So, I've been to Idaho and had a nice long visit with my mom. Of course, while I was there I made several visits to my very favorite craft store (this post explains why I would) and found a number of treasures for Miss Abigail's hope chest. My mom is elderly now and so we tend to just sit and visit. This gives me a wonderful opportunity to do handwork. These pretty two-layer flannel receiving blankets are sold in Porter's as a kit project. The pieces are cut and basted and then machine hemstitched around the raw edge. Machine hemstitching creates beautiful, evenly-spaced holes all along the edge of the blanket, which is perfect for crochet.
Hemstitching was originally a hand sewing technique. Actually, it still is. However, in 1893, a hemstitching machine was developed to mimic this hand-stitching. The most common hemstitching machines had a double needle and double bobbins with a sharp piercer that made holes in the fabric and the two separate needles that sewed the hole open. The hemstitching machines were produced commercially during the early 1900's and were very popular with home sewers in the 1930's and 40's. There are still some hemstitching machines being manufactured but they now cost thousands of dollars. Lucky you if someone in your family owns an antique machine. They are very sturdy and many are still in use. I don't know who sews the hemstitch on these blankets for the store, but I do know they are produced locally. Since I can't find them anywhere else, I always try to get one when I go to Idaho.
There are lots of different designs and patterns for the edging. I'm going to show you how I made the edging for these blankets. The pattern was on a free flyer hanging near the kits and thread. The pattern is called "Xs and Os" and naturally, I had to change it because I liked a half-double crochet stitch better than a single. For this blue blanket, I used DMC Cebelia thread, size 10, with a size 7 steel crochet hook. The second picture shows a close up of the hemstitched edge.
Xs and Os Crochet Edging (US stitches)
In any hole, cast on with a single crochet. *Skip one hole, half-double crochet in the next hole, chain 3, half-double crochet into the skipped hole. Repeat from *. End with a single crochet in the beginning hole. Fasten off.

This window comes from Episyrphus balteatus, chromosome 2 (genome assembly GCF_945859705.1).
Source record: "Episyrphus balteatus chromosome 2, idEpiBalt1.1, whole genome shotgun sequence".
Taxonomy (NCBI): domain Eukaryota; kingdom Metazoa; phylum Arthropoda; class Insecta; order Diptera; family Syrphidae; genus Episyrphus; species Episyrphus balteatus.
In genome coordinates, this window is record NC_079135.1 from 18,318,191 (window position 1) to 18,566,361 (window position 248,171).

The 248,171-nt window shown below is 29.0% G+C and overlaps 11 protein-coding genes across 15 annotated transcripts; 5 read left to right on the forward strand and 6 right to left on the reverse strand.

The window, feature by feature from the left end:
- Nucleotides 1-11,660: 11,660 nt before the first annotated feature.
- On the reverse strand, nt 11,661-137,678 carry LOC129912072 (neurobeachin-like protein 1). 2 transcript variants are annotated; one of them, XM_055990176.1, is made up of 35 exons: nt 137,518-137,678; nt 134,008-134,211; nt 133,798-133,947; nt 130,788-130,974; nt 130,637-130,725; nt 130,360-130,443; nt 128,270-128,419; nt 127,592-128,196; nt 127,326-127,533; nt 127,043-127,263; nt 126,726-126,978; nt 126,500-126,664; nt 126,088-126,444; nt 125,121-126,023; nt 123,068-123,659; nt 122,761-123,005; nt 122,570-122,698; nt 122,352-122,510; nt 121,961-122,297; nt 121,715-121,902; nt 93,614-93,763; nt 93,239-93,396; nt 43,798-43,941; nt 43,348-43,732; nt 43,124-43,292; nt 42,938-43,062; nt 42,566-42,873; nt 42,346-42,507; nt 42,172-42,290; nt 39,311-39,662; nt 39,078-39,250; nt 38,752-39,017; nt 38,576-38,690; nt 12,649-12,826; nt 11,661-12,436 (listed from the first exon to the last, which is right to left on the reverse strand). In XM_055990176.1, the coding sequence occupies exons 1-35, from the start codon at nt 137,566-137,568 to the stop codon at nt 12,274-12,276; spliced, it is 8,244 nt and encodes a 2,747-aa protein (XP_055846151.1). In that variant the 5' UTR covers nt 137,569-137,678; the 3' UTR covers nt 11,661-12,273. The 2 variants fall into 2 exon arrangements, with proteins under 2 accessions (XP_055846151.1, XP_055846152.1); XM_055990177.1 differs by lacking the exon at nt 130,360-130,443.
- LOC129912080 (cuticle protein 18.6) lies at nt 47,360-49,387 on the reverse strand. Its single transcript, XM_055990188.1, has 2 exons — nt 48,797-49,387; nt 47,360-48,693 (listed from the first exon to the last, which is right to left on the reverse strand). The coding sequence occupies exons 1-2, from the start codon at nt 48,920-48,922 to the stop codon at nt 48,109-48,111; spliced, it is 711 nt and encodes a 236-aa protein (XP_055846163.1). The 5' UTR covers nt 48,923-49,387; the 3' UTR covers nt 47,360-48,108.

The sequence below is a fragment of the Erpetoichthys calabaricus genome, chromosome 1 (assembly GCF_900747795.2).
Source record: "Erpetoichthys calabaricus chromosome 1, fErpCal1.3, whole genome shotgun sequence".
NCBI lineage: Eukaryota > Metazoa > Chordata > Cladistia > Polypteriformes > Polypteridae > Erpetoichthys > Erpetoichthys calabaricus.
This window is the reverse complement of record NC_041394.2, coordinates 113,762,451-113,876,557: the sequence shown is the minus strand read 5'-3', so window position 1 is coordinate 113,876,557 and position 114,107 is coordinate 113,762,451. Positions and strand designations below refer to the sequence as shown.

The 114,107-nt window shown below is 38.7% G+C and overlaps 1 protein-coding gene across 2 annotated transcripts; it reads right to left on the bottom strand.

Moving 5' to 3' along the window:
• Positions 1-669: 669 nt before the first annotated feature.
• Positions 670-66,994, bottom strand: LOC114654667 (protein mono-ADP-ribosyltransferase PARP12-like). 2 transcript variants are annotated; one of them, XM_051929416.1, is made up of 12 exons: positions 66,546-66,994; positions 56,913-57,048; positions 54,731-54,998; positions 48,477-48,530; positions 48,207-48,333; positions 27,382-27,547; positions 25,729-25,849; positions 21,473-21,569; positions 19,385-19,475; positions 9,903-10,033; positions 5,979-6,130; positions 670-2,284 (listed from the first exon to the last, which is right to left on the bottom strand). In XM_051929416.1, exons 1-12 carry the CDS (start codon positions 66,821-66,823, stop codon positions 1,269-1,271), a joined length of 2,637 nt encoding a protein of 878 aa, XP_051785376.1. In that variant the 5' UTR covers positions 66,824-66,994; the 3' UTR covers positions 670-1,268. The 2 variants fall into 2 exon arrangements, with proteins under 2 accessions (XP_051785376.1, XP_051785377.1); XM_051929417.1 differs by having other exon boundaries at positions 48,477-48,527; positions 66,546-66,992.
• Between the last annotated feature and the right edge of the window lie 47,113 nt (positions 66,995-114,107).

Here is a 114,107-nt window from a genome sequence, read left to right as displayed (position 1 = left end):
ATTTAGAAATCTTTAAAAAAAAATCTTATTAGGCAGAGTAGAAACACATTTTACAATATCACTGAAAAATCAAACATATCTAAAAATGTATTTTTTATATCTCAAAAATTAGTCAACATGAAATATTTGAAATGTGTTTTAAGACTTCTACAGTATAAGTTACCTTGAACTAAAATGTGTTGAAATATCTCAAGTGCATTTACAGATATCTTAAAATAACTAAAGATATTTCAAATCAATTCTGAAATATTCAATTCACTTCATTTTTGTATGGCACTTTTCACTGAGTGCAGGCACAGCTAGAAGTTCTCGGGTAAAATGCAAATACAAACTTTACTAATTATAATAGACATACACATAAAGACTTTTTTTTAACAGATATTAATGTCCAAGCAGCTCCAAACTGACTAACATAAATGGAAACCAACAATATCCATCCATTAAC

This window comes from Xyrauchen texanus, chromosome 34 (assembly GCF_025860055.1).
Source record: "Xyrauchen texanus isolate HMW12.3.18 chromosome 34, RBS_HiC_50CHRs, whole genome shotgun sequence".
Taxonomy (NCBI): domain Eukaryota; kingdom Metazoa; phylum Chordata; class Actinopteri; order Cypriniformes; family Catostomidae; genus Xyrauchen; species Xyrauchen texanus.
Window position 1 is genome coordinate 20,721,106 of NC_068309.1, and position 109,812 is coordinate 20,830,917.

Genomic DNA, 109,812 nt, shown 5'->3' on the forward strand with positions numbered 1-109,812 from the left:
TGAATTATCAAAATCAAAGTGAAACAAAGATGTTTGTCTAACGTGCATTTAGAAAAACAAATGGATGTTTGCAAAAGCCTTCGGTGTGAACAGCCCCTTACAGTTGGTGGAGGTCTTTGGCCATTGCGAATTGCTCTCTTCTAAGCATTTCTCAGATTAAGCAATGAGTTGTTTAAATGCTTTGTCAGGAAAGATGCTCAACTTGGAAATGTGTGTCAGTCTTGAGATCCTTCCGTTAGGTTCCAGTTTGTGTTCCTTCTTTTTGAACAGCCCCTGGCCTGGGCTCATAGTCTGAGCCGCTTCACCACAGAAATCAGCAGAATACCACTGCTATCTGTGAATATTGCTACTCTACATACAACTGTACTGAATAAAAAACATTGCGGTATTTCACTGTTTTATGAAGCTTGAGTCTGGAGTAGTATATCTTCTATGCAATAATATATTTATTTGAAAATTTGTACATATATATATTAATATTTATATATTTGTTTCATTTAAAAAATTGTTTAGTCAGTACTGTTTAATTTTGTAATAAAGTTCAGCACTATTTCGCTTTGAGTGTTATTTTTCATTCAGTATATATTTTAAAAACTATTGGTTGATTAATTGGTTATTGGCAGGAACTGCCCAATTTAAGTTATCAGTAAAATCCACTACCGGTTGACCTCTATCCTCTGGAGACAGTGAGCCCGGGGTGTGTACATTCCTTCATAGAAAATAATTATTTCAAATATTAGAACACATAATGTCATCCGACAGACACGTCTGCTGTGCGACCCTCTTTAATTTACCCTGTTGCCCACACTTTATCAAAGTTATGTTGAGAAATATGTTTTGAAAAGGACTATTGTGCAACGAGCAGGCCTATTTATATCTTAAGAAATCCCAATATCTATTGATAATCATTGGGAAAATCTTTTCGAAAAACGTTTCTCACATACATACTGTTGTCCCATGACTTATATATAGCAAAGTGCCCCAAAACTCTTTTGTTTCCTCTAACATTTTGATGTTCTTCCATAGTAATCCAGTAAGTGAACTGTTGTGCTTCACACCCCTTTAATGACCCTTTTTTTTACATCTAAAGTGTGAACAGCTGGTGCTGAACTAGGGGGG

As the pattern directs, begin in any hole with a single crochet. Skip the next hole and then make a half-double crochet in the following hole. (Because I wasn't taking pictures of my crocheting in Idaho, this picture shows a continuation of the pattern already begun. Sorry.) Chain three.
Come back and make a half-double crochet in the previously skipped hole. The chain three makes a pretty O and the half-doubles create the X. Just continue the pattern all the way around.
The blue/green blanket was 36-inches square. This pretty purple/green blanket kit is 45-inches square and had a burp cloth included as well. I tried a shiny nylon variegated thread for this blanket, but think I prefer the cotton DMC. Same size thread and hook and the blue.
Short of taking a trip to Rexburg, Idaho, I can't tell you where to find these blankets. There are some hemstitching businesses online. I Googled hemstitched baby blankets, and saw a number of choices. When I do edges without the benefit of hemstitching, I just use the embroidery awl technique that I posted about here. You can try using a single wing needle on your regular zig-zag sewing machine. Several heritage clothing sites have directions or tutorials for this technique, or check You tube for this video that explains how. The wing needle produces holes that can be closer together than the machine hemstitching. Perhaps you can adjust the stitch length or, depending on the crochet pattern you may need to make adjustments to the pattern. For instance, use a single-crochet for the Xs and Os pattern instead of the half-double crochet, or skip more than one hole.
Although I am still working on the Pink and Brown kitchen set, for some reason, babies are on my mind. I'm glad to have these blankets finished for the hope chest.